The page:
Introduction to JSON

JSON stands for JavaScript Object Notation and is a data format meant to store and transfer data. You've seen a format very similar to it any time you've logged JavaScript objects in your console.

You can think of JSON as a string-representation of the data inside a JavaScript object. As such, JSON supports the following values:

  • string
  • number
  • object
  • array
  • boolean
  • null

Here's an example of some JSON containing data about a random fictional person:

{ "name": "Josh", "weight": 175, "age": 40, "eyecolor": "brown", "cars": [ "Chevy", "Toyota", "Honda" ], "favoriteBook": { "title": "When the Fire Nation Attacked", "author": "Nickelodeon", "released": "02-21-2005" } }

Javascript and JSON work really together thanks to the methods stringify and parse, provided by the JSON object.

These two methods convert a JavaScript object to JSON and back, so no matter which one you have, you can easily generate the other.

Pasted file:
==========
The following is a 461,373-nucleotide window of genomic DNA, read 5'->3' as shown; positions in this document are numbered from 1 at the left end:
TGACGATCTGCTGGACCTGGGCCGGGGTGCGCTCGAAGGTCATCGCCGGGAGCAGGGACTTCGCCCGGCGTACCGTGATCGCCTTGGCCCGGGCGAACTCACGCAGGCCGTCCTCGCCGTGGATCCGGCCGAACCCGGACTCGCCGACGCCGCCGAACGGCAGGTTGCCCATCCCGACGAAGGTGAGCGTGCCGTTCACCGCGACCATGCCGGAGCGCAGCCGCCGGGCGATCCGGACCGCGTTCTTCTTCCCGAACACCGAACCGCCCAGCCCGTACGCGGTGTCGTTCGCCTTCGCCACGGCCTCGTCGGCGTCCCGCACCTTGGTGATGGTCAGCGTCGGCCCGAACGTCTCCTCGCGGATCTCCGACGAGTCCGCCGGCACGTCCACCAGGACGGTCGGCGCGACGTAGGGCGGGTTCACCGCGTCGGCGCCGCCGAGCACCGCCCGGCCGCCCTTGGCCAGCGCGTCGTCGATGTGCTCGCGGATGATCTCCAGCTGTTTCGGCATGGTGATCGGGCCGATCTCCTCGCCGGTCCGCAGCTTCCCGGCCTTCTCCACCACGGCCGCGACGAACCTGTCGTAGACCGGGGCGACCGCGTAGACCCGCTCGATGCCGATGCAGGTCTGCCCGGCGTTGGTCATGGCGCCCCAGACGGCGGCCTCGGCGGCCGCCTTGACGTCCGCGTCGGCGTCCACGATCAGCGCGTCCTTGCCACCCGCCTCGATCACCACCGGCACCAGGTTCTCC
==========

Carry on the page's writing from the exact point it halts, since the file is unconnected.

You can use the stringify method to convert a JavaScript object to JSON.

const dog = { "name": "Sophie", "age": 3, "weight": 20 } const dogJSON = JSON.stringify(dog); console.log(dogJSON);

Using stringify on a JavaScript object.

Stringify took the dog JavaScript object and converted it into a string. That string is now valid JSON and can be saved to a file or transferred over the network.


To get a JavaScript object from JSON, you must parse it, essentially the reverse of using stringify. Using the results we got above, let's parse that JSON and turn it into a JavaScript object:

const json = '{"name":"Sophie","age":3,"weight":20}'; const dog = JSON.parse(json); console.log(dog);

Parsing JSON into a JavaScript object.

Now that dog is a normal JavaScript object, you can now use it as if it were created without JSON at all.


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